Jul 28,2006 00:00
Richard Burton, Publisher
Sam Walton said it best when he said, “…we’ll lower the cost of living for everyone, not just in America, but we’ll give the world an opportunity to see what it’s like to save and have a better lifestyle, a better life for all.” Sadly enough, Wal-Mart’s smiley face logo is no longer smiling. To see horns protruding from the happy little guy would be no surprise these days.
According to area Wal-Mart critics, the shopping behemoths have stomped all over small town America, wreaking havoc on local economies by lowering wages and reducing access to healthcare. Bend’s rejection of Wal-Mart’s proposed 200,000-square-foot Supercenter was upheld by Oregon’s Land Use Board of Appeals. There is widespread concern that the enormous amount of traffic generated by a development of this size will not be supported by the current transportation system.
Wal-Mart has become more of a four letter word to those deciding collectively to take a stance against the giant supermarket. These groups of people seem to come together for opposition’s sake only, without one clear thought. Almost overnight, it’s become politically correct to be anti-Wal-Mart. Wal-Mart is not affiliated with any particular political party, rather certain political parties have declared Wal-Mart the earth’s enemy, a threat not only to our economy but our environment as well. This mindset is pure lunacy. Special interest groups never form with the opening of a new Shopko, Target or Fred Meyer store, who carry the same type of products. It’s become un-American, unfashionable to shop at Wal-Mart. Is it un-American to shop at Target? It should be, their prices are higher.
The major opponent to the Wal-Mart Supercenter is an organization called Our Community First who call themselves a diverse, motivated and dynamic group of concerned Central Oregonians. Furthermore, they state in their premise that they believe Wal-Mart aggressively pursues a business model that is destructive to the economic, social, and environmental fabric of our Central Oregon communities, the state, America, and the planet.
There’s nothing diverse about a group who claims to understand the economic machinations of the planet. That in itself is laughable. Certainly, Sam Walton did not set out to destroy small town America or the earth for heaven’s sake. Furthermore, these critics do not speak for all of Bend. More important perhaps is the fact that they are in dire need of a crash course in capitalism in order to obtain a better understanding of economics instead of parading into city hearings like a bunch of religious fanatics.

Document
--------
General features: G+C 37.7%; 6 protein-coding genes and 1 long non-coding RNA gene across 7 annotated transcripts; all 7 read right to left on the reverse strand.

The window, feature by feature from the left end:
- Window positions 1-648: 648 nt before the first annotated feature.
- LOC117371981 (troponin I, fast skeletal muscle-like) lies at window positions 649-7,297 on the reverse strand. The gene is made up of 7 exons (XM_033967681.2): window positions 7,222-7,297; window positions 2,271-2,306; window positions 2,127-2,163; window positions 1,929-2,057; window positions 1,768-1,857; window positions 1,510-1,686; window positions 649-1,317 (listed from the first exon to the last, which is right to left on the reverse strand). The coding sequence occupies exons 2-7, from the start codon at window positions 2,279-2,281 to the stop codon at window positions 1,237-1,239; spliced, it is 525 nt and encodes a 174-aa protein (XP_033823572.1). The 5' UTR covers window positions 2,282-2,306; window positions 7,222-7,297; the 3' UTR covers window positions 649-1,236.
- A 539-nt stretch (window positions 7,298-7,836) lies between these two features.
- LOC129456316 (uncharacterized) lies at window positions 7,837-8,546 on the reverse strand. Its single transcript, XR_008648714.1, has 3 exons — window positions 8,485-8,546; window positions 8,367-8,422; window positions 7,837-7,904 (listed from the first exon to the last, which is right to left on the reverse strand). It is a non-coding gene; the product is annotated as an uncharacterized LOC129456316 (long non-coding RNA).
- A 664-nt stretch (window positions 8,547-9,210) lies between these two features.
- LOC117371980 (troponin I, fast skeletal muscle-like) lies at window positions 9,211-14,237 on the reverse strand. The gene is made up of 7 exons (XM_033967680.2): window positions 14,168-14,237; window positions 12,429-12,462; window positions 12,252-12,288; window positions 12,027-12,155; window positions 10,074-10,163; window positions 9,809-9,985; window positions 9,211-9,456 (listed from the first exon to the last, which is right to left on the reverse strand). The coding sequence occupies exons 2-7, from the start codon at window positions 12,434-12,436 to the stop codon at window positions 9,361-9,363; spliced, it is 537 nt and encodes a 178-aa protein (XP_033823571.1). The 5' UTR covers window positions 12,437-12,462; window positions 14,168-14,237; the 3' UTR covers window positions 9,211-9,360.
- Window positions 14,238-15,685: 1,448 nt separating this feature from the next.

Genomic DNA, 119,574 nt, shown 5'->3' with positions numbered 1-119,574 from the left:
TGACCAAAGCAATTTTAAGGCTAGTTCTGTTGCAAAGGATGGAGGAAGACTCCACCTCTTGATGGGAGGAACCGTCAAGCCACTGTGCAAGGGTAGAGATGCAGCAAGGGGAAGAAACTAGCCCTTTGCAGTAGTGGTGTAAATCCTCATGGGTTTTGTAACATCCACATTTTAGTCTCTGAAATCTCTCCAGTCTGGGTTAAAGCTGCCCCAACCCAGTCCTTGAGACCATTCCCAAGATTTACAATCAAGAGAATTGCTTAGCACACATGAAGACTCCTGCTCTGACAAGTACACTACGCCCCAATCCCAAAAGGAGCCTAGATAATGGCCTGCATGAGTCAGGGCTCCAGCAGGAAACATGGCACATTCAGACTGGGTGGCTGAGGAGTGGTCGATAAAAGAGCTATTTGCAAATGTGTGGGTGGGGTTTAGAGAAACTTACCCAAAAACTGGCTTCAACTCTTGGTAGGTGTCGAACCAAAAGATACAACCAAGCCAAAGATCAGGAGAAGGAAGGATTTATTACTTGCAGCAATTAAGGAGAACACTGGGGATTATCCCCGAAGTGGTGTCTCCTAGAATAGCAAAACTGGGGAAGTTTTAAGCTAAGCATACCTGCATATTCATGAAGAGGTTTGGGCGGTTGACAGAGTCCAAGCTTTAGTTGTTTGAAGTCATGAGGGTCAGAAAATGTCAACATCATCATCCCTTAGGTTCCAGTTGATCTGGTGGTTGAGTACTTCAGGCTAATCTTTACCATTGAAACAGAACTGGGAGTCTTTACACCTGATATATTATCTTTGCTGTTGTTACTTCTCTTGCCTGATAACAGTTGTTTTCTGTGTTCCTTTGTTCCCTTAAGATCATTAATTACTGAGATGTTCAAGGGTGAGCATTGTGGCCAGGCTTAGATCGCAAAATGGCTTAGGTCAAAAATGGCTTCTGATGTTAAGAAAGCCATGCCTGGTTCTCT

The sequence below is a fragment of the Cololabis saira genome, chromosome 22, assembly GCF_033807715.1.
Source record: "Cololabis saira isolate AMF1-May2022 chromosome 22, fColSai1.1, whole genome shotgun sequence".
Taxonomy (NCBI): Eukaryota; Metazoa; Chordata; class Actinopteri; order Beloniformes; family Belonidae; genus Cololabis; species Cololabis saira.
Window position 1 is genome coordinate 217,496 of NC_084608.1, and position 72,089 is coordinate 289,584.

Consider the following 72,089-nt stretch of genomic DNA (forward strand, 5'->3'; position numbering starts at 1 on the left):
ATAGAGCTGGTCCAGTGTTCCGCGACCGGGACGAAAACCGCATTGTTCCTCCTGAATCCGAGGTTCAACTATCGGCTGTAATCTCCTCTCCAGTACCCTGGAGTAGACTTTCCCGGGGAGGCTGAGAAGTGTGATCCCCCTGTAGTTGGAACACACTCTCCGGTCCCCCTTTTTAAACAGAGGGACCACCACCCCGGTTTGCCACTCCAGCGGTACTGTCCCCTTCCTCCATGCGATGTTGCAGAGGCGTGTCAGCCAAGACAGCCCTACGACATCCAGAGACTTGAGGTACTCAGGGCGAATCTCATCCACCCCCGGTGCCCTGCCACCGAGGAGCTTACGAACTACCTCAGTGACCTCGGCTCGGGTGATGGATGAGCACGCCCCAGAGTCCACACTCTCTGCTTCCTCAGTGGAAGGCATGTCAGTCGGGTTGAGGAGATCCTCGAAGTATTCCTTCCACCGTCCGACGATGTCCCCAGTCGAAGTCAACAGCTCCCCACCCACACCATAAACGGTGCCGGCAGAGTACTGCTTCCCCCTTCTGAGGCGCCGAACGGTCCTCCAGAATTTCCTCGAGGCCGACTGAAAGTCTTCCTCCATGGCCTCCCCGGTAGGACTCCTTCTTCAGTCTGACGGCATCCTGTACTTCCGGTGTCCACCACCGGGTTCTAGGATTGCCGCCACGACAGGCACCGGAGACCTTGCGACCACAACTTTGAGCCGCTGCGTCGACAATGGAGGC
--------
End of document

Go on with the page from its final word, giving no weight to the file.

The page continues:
Organizations like Our Community First have become more destructive to the economic growth then the development of another Wal-Mart. One already exists on Pinebrook Boulevard and so far, the devil has not been seen dancing around the wide aisles where the smiley face logo reflects happily upon the polished floors.
What’s so bad about an air conditioned store larger than three football fields where one can buy high quality, low cost food, clothing, tools, supplies, toys, get photos developed, portraits taken, a hair cut, tires rotated, an oil change and pick up prescriptions all in the same day? In today’s hurried world, convenience counts. Most importantly though is cost and to have both in one location is astounding. Like Sam Walton said, it’s a better lifestyle, a better life for all. Without Wal-Mart, millions would be unable to afford luxuries very recently unaffordable to lower income families. Purchasing products at Wal-Mart will help thousands in Bend save more, making it possible to spend more on other local businesses. A new development will bring an influx of dollars during the construction phase, with the need of contractors, steel workers, concrete workers and building supplies. The trickle down effect will only boost our economy further.